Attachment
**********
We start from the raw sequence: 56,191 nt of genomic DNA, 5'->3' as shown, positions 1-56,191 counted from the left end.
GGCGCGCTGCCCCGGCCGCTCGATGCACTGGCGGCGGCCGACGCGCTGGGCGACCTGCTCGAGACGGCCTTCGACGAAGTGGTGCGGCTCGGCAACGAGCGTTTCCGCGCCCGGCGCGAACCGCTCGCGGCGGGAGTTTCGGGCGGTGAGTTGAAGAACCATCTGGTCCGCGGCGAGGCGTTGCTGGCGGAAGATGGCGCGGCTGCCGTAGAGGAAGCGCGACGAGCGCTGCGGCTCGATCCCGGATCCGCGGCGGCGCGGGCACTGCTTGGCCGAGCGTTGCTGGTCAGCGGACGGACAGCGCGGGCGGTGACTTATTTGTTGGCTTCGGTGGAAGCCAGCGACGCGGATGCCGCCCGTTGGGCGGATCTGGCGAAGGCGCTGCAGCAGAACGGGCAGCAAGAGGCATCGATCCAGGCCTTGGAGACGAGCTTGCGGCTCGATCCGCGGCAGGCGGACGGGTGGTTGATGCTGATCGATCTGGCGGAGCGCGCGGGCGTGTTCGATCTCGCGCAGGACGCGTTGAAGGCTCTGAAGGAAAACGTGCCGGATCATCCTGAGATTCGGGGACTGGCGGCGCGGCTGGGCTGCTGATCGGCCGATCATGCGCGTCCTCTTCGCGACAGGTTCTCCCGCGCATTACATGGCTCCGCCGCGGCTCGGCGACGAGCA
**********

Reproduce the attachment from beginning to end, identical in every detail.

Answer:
We start from the raw sequence: 56,191 nt of genomic DNA, 5'->3' as shown, positions 1-56,191 counted from the left end.
GGCGCGCTGCCCCGGCCGCTCGATGCACTGGCGGCGGCCGACGCGCTGGGCGACCTGCTCGAGACGGCCTTCGACGAAGTGGTGCGGCTCGGCAACGAGCGTTTCCGCGCCCGGCGCGAACCGCTCGCGGCGGGAGTTTCGGGCGGTGAGTTGAAGAACCATCTGGTCCGCGGCGAGGCGTTGCTGGCGGAAGATGGCGCGGCTGCCGTAGAGGAAGCGCGACGAGCGCTGCGGCTCGATCCCGGATCCGCGGCGGCGCGGGCACTGCTTGGCCGAGCGTTGCTGGTCAGCGGACGGACAGCGCGGGCGGTGACTTATTTGTTGGCTTCGGTGGAAGCCAGCGACGCGGATGCCGCCCGTTGGGCGGATCTGGCGAAGGCGCTGCAGCAGAACGGGCAGCAAGAGGCATCGATCCAGGCCTTGGAGACGAGCTTGCGGCTCGATCCGCGGCAGGCGGACGGGTGGTTGATGCTGATCGATCTGGCGGAGCGCGCGGGCGTGTTCGATCTCGCGCAGGACGCGTTGAAGGCTCTGAAGGAAAACGTGCCGGATCATCCTGAGATTCGGGGACTGGCGGCGCGGCTGGGCTGCTGATCGGCCGATCATGCGCGTCCTCTTCGCGACAGGTTCTCCCGCGCATTACATGGCTCCGCCGCGGCTCGGCGACGAGCA